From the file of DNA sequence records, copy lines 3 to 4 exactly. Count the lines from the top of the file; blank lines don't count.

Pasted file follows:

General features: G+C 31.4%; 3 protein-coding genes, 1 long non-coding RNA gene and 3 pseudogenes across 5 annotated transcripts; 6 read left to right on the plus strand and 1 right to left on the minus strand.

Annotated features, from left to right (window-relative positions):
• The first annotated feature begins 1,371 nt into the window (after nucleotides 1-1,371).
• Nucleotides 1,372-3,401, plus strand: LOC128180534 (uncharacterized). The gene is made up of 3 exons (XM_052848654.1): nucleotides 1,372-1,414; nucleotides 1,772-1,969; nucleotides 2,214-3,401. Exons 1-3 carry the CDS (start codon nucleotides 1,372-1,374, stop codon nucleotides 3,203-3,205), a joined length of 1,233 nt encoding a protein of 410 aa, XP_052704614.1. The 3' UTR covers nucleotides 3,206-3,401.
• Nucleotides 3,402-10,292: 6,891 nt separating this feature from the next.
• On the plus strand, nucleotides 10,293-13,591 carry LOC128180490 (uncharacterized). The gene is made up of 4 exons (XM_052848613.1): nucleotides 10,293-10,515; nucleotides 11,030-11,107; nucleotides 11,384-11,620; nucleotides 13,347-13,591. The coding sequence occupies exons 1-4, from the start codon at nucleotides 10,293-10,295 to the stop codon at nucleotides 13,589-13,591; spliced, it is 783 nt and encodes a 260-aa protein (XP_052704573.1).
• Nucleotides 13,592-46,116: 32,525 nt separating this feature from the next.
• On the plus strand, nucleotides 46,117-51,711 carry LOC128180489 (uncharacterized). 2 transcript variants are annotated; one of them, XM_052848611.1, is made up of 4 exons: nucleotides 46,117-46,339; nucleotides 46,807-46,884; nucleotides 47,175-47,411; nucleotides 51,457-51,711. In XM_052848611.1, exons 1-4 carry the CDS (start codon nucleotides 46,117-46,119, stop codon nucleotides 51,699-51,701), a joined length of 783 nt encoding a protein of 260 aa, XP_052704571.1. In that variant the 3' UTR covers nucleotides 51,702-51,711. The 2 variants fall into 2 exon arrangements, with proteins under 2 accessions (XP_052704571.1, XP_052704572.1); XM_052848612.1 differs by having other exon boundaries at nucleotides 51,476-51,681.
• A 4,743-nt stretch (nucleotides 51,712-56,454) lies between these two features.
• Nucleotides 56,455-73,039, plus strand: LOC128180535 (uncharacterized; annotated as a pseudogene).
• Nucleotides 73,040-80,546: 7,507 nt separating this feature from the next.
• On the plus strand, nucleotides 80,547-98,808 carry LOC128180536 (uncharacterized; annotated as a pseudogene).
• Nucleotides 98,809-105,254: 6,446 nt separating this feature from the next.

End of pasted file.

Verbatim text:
• The first annotated feature begins 1,371 nt into the window (after nucleotides 1-1,371).
• Nucleotides 1,372-3,401, plus strand: LOC128180534 (uncharacterized). The gene is made up of 3 exons (XM_052848654.1): nucleotides 1,372-1,414; nucleotides 1,772-1,969; nucleotides 2,214-3,401. Exons 1-3 carry the CDS (start codon nucleotides 1,372-1,374, stop codon nucleotides 3,203-3,205), a joined length of 1,233 nt encoding a protein of 410 aa, XP_052704614.1. The 3' UTR covers nucleotides 3,206-3,401.